It’s been nearly two years since a massive cyberattack hit Sony Entertainment, resulting in the leaks of thousands of private emails, social security numbers, unreleased films, and a complete data wipe of half of the company’s network.
And in the months and years that followed, attribution of the attack has zeroed in on North Korea — thought to be angered over the release of the film “The Interview” — but as one well-respected hacker told Tech Insider in a recent interview, that claim should be taken with a grain of salt as long as solid evidence continues to be withheld.
“The problem with that one is that the Sony network was documented Swiss cheese,” said Cris Thomas (known as Space Rogue in hacker circles), a strategist at Tenable Network Security. “People have been in and out of the Sony network for the last decade. There’s a list of who hacked Sony when.”
Indeed, the website Attrition.org has a running tally of at least 24 hacks into Sony properties since 2011.
There’s even a term hackers use to describe getting hacked (or owned) as much as Sony: Sownage.
“So by the time North Korea got around to it — if it was North Korea — it was a known wide open network,” Thomas said.
Sony declined to comment.
On its hacking list, Attrition wrote, “Sony has demonstrated they have not implemented what any rational administrator or security professional would consider ‘the absolute basics.'”
At least that was true in the period before the 2014 attack. As we learned in the ensuing fallout, Sony kept email records on its servers for many years, did not encrypt data, and it even kept thousands of passwords in a folder literally named “password.”
Prior to the alleged North Korean hack, Sony’s Playstation Network was breached by Anonymous, a hacker named “b4d_vipera” breached one of its music sites through a simple SQL injection, LulzSec used the same technique on its Japanese sites, and the group Lizard Squad conducted a large-scaled denial-of-service attack on Sony’s gaming networks.
And that’s just a partial list.
About a year before the 2014 breach, Sony was warned of unidentified hackers that had breached its network and mined its databases regularly, according to Bloomberg. Investigators found at least three hacking groups rooting around its systems, with a Russian group causing the “most damage” over a period of two years.
Much of the evidence pointing toward North Korea has come via statements from government officials or the FBI, but neither have offered hard evidence. And that has led security professionals to still doubt the country’s role in the attacks, with Thomas among them.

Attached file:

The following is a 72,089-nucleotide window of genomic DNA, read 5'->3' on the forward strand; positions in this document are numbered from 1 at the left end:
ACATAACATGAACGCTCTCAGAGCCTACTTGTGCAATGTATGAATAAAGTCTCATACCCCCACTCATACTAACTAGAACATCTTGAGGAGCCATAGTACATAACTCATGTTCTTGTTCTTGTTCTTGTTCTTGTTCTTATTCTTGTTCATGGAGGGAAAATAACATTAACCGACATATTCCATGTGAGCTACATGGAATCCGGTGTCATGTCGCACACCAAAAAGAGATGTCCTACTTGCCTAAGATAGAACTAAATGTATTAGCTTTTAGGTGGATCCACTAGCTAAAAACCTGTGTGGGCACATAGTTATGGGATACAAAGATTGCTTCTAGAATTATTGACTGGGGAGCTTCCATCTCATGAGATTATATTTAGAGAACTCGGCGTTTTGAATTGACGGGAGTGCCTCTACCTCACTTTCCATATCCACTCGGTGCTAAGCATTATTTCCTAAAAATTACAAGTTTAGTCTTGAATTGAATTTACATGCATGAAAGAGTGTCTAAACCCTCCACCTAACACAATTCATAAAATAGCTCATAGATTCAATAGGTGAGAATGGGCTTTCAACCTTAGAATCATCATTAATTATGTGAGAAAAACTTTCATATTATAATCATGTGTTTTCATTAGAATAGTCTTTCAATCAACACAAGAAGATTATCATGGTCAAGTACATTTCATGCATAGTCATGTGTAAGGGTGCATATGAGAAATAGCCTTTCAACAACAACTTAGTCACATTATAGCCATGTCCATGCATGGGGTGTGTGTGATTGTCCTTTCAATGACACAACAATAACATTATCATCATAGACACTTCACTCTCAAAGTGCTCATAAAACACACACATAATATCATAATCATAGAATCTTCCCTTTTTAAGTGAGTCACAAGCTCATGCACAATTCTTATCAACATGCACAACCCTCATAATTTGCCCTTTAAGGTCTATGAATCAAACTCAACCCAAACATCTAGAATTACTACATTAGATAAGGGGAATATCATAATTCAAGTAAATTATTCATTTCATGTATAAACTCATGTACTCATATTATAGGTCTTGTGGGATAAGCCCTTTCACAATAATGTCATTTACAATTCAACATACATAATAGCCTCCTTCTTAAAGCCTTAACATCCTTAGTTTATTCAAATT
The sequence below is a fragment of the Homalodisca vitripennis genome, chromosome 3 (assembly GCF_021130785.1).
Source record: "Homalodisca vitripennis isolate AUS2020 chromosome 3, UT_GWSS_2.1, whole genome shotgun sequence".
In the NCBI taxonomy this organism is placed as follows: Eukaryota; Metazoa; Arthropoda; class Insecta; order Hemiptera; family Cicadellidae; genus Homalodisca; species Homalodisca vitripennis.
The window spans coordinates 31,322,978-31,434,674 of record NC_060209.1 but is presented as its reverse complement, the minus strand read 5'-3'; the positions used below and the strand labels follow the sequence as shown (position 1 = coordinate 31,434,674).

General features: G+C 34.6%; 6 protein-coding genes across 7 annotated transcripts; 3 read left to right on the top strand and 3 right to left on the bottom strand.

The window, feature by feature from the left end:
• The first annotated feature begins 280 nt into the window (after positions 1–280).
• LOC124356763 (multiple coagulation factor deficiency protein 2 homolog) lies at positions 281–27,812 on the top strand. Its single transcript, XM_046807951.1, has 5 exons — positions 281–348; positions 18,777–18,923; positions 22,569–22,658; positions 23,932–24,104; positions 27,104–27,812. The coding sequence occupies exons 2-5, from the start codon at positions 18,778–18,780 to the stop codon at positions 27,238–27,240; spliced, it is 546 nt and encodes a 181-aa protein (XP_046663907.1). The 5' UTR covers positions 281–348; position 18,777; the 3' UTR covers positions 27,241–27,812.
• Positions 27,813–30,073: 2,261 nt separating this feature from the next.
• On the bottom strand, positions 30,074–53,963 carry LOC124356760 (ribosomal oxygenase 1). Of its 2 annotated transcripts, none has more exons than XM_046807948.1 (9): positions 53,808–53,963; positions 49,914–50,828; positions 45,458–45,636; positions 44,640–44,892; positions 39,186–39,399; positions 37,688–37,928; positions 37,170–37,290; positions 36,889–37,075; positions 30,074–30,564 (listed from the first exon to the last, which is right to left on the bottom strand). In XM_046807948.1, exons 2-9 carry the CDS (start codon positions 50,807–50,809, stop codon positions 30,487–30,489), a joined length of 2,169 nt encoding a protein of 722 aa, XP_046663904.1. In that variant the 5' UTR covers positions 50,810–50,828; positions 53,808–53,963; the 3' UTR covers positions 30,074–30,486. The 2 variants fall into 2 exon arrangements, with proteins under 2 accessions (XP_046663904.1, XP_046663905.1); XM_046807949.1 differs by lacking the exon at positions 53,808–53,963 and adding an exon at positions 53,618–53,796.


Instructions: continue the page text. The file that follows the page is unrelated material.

“It brings me back to the Cuban Missile Crisis, when President Kennedy famously gave his press briefing where he actually showed U-2 spy plane photos in his press briefing,” Thomas said. “And this gave away great secrets of the United States, but it also proved to the world that there were, in fact, missiles in Cuba.”
But nothing like that occurred after the 2014 Sony hack. It was as one Fordham law professor summed it up to Fortune, “trust us, but we’re not going to let you verify.”
And it’s interesting to note how strange it is for the president to call something like the Sony hack an “a serious national security matter” and have officials exhibit “high confidence” it was North Korea but offer no reasoning as to why. Now contrast that with the numerous reports, photos, videos, and other data offered as evidence the Syrian government used chemical weapons in 2013.
Thomas will likely remain sceptical until the US shares intelligence data that really explains the rationale behind attributing the attack to North Korea. What would avoid a “he said, she said” debate is evidence of IP addresses and packet captures, among other data.
“It’s a dogpile,” Stuart McClure, CEO of cybersecurity firm Cylance, told Fortune. ”‘Well, that one is North Korea, and this one looks like it, so it must be North Korea.’ There’s no objective evidence.”
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